Just one in three Brits (38%) are alert to the possibility of being targeted by a scam when scrolling through social media.
That’s according to new research from Barclays, and is substantially lower than the numbers alert to the risks when answering their mobile phone (69%) or landlord (66%). Similarly, people are far more aware of the potential of being targeted by fraudsters through text messages (69%) or email (73%).
This comes despite data from Barclays finding that almost half of scams in the first three months of this year originated on tech platforms, ranging from social media to dating apps.
The study noted that while there are significant numbers of scams originating on these platforms, they tend to be lower value, accounting for just 20% of the value of scam claims. Barclays argued this demonstrated that people need to always be on the guard for scams, even on smaller purchases.
Failing to do your research
The Barclays study found that people are much more likely to carry out a thorough background check on someone before they fix something in their home (31%) than they are when purchasing something via an online marketplace or through a social media site (22% and 26% respectively).
What’s more, while most respondents said they felt confident spotting when someone is lying in everyday life, the tell-tale signs they picked out ‒ such as not making eye contact or fidgeting ‒ do not apply to online scams.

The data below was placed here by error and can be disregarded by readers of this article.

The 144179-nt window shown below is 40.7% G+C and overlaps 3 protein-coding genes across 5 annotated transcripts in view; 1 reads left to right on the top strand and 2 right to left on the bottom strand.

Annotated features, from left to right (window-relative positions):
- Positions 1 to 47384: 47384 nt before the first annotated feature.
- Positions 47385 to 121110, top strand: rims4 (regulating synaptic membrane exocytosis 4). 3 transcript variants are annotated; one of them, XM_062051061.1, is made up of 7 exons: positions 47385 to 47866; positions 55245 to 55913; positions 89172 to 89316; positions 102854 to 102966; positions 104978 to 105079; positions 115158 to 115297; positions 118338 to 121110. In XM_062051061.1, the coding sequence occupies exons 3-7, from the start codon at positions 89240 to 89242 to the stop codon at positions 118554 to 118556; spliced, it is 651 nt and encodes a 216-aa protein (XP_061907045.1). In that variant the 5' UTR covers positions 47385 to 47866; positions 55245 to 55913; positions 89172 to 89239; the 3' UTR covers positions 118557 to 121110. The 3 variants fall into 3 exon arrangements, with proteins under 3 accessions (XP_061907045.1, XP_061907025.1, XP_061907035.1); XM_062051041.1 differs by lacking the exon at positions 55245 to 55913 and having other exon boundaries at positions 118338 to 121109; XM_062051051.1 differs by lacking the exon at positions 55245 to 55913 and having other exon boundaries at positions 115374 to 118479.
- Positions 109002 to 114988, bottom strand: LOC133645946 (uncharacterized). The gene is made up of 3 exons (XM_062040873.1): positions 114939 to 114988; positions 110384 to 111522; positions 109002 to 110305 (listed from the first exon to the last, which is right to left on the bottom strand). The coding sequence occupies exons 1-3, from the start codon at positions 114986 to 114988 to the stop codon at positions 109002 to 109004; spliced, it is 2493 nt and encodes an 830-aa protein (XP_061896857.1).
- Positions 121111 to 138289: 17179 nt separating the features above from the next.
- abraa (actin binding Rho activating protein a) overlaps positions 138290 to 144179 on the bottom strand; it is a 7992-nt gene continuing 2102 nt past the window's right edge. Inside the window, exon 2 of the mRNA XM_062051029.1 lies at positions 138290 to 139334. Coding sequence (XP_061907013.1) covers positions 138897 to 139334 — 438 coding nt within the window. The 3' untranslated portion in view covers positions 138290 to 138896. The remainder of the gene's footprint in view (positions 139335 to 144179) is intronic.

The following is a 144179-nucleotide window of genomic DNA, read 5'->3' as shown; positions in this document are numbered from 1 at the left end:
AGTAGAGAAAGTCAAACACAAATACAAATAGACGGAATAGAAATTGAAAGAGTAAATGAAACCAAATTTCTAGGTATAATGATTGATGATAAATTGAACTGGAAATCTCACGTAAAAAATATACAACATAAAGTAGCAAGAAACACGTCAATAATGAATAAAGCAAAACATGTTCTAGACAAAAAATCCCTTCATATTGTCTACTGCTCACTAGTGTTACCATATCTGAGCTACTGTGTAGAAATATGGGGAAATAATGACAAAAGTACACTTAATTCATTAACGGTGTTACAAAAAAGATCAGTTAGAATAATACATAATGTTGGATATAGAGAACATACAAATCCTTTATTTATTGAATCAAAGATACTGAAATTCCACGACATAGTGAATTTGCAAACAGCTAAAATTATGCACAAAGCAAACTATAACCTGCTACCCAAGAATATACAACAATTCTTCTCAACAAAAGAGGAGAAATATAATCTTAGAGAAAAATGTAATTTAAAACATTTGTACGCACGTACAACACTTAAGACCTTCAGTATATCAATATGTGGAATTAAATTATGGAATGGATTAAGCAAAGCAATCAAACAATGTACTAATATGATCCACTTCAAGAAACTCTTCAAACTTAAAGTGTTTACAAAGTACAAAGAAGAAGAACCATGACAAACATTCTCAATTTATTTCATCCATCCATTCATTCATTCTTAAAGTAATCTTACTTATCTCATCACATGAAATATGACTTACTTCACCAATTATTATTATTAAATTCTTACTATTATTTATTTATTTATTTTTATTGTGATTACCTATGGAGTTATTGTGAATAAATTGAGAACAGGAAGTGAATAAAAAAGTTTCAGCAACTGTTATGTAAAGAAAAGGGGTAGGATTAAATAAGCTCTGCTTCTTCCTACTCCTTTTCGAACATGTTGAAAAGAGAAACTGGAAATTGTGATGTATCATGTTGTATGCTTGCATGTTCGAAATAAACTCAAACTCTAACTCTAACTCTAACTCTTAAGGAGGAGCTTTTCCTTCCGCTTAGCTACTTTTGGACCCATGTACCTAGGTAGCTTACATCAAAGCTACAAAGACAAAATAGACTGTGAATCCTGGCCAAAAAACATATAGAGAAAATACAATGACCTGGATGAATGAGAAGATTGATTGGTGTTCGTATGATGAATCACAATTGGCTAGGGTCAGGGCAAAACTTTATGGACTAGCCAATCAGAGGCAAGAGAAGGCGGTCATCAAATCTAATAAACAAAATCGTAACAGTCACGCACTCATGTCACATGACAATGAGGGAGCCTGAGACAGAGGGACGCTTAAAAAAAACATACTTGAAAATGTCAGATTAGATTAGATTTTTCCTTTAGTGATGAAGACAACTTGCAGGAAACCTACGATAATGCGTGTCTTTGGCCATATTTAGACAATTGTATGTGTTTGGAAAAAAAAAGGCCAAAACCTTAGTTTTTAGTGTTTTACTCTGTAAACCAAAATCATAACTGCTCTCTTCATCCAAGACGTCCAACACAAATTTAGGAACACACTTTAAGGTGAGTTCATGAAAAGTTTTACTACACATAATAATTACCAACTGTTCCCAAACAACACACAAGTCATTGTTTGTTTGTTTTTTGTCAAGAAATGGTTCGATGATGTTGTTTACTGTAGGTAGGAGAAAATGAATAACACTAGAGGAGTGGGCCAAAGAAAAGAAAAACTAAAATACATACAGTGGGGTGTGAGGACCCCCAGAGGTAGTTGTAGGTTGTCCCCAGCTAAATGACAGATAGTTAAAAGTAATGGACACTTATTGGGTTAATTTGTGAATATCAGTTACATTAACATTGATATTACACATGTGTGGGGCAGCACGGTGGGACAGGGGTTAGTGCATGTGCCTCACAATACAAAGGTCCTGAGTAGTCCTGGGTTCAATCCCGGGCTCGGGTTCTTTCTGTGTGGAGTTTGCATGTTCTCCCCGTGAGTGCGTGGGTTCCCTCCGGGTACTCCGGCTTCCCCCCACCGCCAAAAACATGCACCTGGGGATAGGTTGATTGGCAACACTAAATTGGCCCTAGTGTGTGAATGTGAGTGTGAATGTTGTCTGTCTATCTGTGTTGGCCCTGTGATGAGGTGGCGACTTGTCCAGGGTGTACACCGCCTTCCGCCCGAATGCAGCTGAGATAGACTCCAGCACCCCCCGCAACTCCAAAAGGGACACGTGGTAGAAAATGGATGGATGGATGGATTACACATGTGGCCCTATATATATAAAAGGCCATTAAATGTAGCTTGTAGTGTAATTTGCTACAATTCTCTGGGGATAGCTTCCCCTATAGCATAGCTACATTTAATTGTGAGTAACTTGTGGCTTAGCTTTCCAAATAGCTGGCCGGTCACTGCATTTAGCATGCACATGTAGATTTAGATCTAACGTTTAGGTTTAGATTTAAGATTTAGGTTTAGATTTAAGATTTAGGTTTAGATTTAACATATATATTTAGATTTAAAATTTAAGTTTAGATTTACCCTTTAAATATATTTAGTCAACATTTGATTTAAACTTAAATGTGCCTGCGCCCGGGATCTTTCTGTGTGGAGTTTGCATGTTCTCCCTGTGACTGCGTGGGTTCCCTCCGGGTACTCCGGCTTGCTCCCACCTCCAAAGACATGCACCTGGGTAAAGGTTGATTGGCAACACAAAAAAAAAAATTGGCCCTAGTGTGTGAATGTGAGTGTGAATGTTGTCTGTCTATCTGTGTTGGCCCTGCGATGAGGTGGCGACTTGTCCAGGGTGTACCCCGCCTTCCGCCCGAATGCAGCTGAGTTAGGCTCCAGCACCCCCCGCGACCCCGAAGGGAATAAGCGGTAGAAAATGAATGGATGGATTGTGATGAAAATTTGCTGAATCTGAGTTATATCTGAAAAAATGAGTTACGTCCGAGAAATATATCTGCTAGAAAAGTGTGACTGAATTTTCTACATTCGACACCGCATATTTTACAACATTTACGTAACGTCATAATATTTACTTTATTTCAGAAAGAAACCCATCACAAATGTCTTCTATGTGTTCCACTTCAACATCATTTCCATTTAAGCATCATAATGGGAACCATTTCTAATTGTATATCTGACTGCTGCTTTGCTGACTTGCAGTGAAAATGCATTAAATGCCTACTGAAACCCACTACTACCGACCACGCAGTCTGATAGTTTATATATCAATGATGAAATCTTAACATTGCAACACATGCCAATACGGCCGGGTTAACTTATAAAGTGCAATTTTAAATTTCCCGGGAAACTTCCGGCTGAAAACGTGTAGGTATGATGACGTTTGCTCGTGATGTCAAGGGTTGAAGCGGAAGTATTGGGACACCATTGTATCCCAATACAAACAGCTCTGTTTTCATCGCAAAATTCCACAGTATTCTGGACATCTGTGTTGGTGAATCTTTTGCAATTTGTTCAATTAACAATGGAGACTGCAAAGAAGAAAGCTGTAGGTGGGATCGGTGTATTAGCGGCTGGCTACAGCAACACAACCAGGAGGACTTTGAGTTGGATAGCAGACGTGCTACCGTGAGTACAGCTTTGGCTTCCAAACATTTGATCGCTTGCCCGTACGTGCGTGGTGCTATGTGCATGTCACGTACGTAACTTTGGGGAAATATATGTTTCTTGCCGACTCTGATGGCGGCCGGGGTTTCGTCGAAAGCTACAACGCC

Jim Winters, head of fraud at Barclays, noted that fraudsters are becoming more sophisticated with their tactics, making it all the more important that people be on their guard.
He continued: “We’ve seen a rise in fraud and scams driven by fake SMS messages or adverts on social media over the past year – which means it’s more important than ever to be vigilant when scrolling through social media and not clicking on any link in a text message. In fact, young people are increasingly falling victim, due to the amount of time spent on social media platforms, giving scammers a captive audience.”
Tackling online scams
Earlier this month the government revealed new measures which it hopes will crackdown on scammers using social media to trick people into handing over their pensions.
However, it has been criticised due to the fact that its Online Safety Bill, announced in the Queen’s Speech, will not include online scams.